Human Development Report for Latin America 2013-2014 "Citizen Security with a Human Face: evidence and proposals for Latin America"

12 Nov 2013
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Insecurity is a shared challenge that obstructs social and economic development in every country in Latin America, says UNDP’s Regional Human Development Report (HDR) 2013-2014. But crime control measures alone are insufficient; the most effective way to reduce citizen insecurity is by improving people’s lives, boosting inclusive economic growth and enhancing security and justice institutions.

The HDR "Citizen Security with a Human Face: evidence and proposals for Latin America" reveals a paradox: in the past decade, the region experienced both economic growth and increased crime rates. Despite social improvements, Latin America remains the most unequal and most insecure region in the world. While homicide rates reduced in other regions, they increased in Latin America, which recorded over 100,000 murders per year, totaling more than a million from 2000-2010. While homicide rates stabilized and even declined in some parts of Latin America, it is still high: in 11 of the 18 assessed countries the rate is higher than 10 murders per 100,000 inhabitants, reaching epidemic levels. Moreover, the perception of security has worsened, with robberies hiking threefold in the last 25 years, says the regional HDR.

The HDR focuses on six main overlapping threats that negatively impact the region: street crime; violence and crime committed by and against the youth; gender-based violence; corruption (the misappropriation of public property, whose provision is the responsibility of the state); violence committed by state actors and organized crime.

The report emphasizes that efforts to improve citizen security must take into account the specific needs and demands of women and young Latin Americans. It highlights 10 political recommendations based on lessons learned from the region including 1. Align national efforts to reduce crime and violence, including through a Citizen Security National Agreement as a state policy; 2. Generate public policies to protect those most affected by violence and crime; 3. Prevent crime and violence through inclusive growth.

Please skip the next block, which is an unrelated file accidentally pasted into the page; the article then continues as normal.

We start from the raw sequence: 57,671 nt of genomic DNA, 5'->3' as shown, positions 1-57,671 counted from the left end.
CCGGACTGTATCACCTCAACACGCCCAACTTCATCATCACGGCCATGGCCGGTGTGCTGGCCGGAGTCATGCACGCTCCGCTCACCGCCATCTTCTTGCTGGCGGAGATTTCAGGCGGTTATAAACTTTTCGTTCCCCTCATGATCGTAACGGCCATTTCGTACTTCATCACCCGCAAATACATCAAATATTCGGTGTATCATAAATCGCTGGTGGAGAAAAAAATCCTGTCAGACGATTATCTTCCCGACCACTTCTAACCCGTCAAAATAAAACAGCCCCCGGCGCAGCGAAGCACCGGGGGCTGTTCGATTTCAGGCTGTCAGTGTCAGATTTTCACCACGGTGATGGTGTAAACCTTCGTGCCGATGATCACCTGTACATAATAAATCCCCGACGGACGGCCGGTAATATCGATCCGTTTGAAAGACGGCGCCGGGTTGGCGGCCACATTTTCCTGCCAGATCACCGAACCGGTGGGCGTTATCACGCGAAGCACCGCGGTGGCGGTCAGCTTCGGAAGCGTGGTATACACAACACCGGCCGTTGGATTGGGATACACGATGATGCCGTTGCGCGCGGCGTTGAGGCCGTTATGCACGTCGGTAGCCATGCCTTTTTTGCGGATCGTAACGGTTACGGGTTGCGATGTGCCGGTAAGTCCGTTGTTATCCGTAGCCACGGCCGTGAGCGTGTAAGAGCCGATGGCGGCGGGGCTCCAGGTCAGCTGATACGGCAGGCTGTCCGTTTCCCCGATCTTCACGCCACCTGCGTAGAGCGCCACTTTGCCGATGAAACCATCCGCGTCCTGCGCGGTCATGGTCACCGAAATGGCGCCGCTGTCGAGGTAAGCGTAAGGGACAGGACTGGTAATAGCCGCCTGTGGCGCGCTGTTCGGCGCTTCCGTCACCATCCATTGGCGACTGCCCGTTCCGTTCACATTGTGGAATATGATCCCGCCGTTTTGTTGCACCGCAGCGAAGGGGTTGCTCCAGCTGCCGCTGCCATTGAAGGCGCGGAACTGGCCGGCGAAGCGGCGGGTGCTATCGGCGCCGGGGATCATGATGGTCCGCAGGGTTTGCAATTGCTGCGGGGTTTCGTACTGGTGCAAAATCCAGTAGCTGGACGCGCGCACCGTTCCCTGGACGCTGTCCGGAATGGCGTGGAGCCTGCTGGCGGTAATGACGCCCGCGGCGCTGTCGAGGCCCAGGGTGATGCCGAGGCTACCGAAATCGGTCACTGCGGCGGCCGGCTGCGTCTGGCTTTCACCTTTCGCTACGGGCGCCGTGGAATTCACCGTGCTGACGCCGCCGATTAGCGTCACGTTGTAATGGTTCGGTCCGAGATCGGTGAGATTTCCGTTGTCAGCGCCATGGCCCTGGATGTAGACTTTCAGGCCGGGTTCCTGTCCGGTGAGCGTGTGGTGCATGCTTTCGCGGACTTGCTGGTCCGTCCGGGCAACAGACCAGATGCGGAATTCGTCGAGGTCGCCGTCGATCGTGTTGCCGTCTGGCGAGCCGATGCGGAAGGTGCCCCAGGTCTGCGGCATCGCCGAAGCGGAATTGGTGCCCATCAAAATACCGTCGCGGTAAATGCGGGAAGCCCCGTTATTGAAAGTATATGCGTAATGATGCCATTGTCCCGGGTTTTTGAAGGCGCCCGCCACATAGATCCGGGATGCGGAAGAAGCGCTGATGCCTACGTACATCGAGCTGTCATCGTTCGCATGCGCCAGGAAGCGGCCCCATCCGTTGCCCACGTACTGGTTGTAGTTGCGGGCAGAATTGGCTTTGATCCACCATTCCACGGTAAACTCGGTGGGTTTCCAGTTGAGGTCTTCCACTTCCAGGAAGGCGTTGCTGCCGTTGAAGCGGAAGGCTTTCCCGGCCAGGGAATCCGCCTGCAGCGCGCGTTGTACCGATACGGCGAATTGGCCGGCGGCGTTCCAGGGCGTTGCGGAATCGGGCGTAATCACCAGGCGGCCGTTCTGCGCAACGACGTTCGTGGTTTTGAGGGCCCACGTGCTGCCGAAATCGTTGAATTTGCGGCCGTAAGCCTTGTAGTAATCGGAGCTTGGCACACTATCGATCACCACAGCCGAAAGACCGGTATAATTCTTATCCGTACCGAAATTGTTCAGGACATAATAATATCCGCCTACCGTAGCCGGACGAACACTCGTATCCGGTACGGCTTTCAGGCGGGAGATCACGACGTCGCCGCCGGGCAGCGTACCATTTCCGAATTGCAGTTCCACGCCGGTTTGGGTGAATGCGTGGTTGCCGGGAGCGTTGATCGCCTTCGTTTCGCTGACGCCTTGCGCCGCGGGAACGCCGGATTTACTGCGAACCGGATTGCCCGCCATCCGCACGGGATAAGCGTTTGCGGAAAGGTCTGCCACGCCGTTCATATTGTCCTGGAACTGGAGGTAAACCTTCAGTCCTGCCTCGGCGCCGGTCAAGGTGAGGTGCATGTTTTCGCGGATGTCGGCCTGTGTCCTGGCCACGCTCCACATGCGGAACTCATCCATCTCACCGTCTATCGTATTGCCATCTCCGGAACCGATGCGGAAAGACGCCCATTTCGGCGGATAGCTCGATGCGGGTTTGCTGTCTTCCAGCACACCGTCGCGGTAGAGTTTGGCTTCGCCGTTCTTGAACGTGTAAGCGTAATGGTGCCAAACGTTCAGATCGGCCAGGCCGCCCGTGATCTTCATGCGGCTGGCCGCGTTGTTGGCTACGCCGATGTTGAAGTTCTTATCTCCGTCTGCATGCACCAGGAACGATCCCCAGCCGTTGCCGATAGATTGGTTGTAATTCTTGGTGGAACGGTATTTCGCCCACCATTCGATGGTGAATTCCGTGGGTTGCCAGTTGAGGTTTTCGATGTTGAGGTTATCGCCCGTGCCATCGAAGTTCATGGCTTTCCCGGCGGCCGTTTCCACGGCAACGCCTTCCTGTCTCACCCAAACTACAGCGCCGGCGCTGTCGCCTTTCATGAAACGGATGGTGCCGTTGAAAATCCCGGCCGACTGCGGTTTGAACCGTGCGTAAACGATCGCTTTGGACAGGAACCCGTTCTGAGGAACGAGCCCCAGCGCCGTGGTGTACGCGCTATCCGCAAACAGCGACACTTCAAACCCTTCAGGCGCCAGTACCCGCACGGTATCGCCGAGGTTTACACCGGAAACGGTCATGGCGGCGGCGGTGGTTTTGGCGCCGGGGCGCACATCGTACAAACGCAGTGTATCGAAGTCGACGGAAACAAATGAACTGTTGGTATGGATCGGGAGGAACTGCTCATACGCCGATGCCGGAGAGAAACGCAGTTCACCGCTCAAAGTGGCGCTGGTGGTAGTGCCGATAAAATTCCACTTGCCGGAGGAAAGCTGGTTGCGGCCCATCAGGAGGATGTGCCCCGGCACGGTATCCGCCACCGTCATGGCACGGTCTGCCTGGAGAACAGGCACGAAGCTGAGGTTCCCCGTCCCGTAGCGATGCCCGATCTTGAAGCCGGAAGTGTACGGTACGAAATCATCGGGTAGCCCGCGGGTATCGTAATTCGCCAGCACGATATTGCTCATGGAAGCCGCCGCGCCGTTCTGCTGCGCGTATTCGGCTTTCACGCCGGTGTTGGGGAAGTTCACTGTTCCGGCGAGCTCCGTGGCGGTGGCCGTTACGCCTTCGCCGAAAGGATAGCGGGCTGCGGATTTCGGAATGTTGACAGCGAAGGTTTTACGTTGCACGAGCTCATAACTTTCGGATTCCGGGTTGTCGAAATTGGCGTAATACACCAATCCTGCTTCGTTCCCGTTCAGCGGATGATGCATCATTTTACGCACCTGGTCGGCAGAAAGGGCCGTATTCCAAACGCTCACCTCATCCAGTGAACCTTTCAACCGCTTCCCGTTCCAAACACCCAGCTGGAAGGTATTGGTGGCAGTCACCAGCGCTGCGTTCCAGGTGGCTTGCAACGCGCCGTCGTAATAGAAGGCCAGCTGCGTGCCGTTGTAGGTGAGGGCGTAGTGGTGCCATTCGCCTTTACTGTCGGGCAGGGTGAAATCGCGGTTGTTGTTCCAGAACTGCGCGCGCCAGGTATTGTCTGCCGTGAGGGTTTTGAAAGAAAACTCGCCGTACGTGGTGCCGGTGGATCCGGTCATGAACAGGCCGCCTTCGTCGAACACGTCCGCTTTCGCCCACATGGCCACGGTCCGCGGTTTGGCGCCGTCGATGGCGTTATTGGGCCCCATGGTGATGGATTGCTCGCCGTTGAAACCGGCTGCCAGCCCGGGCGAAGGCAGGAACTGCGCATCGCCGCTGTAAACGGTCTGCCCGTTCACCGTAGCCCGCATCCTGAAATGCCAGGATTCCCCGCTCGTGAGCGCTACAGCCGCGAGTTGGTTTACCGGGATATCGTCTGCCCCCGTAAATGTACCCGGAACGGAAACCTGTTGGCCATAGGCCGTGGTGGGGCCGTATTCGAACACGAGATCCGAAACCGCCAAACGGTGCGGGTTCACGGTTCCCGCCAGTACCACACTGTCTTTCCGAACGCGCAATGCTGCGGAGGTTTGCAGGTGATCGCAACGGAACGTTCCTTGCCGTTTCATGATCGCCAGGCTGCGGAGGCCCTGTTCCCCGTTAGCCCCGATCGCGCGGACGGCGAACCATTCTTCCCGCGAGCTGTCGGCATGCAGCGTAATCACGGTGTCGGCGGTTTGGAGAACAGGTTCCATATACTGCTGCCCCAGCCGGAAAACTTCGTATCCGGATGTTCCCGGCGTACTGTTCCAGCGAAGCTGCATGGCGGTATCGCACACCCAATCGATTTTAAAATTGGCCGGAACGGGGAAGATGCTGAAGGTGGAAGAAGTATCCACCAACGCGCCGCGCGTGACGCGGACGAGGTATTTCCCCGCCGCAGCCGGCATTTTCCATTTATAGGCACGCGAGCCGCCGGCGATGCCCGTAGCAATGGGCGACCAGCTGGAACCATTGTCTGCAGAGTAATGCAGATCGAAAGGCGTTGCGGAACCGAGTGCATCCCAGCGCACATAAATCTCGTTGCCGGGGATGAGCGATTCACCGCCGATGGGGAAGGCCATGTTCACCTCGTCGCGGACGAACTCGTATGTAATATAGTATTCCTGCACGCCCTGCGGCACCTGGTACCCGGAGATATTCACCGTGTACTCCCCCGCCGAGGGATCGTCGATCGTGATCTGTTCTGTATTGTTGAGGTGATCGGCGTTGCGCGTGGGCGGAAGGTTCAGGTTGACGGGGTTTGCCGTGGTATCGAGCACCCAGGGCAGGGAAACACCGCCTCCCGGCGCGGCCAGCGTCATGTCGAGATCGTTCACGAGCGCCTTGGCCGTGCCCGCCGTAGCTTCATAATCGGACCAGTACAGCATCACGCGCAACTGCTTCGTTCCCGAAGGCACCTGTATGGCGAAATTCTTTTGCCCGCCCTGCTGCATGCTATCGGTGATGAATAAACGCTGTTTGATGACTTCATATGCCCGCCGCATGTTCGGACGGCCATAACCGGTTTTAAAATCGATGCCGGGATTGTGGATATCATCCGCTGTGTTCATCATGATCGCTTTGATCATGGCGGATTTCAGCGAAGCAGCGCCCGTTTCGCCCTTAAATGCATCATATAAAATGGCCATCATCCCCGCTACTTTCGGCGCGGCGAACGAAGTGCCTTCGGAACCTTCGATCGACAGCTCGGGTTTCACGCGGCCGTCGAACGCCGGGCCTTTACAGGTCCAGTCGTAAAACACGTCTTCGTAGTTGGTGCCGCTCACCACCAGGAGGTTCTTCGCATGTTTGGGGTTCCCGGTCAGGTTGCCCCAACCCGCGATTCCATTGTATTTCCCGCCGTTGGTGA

Highlights

  • While poverty and inequality decreased in most of Latin America from 2004-2010, in more than half of the assessed countries homicide rates rose, even in countries with lower levels of poverty.
  • In addition, one in every three Latin Americans reported being a victim of a violent crime in 2012, says report.
  • The region’s rising consumer expectations and relative lack of social mobility drive "aspirational crimes," says the HDR.
  • The transformations sparked by rapid and disorganized urban growth, as well as changes in family structure and school system deficiencies have also influenced crime in the region.
  • Moreover, firearms, substance abuse and drug trafficking also drive violence, even though they are not direct causes of crime.
  • UNDP-conducted surveys in prisons in Argentina, Brazil, Chile, El Salvador, Mexico and Peru highlight persistent social challenges.
  • One in every three inmates left home before age 15 (in Chile, one in every two), and between 13 percent (Argentina) and 27 percent (El Salvador) never met their father or mother.
  • The survey also revealed that 40 percent of inmates in Chile did not finish primary education.
  • In all assessed countries, more than 80 percent of inmates did not complete 12 years of schooling.
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Executive Summary
Statistical and Methodological Appendix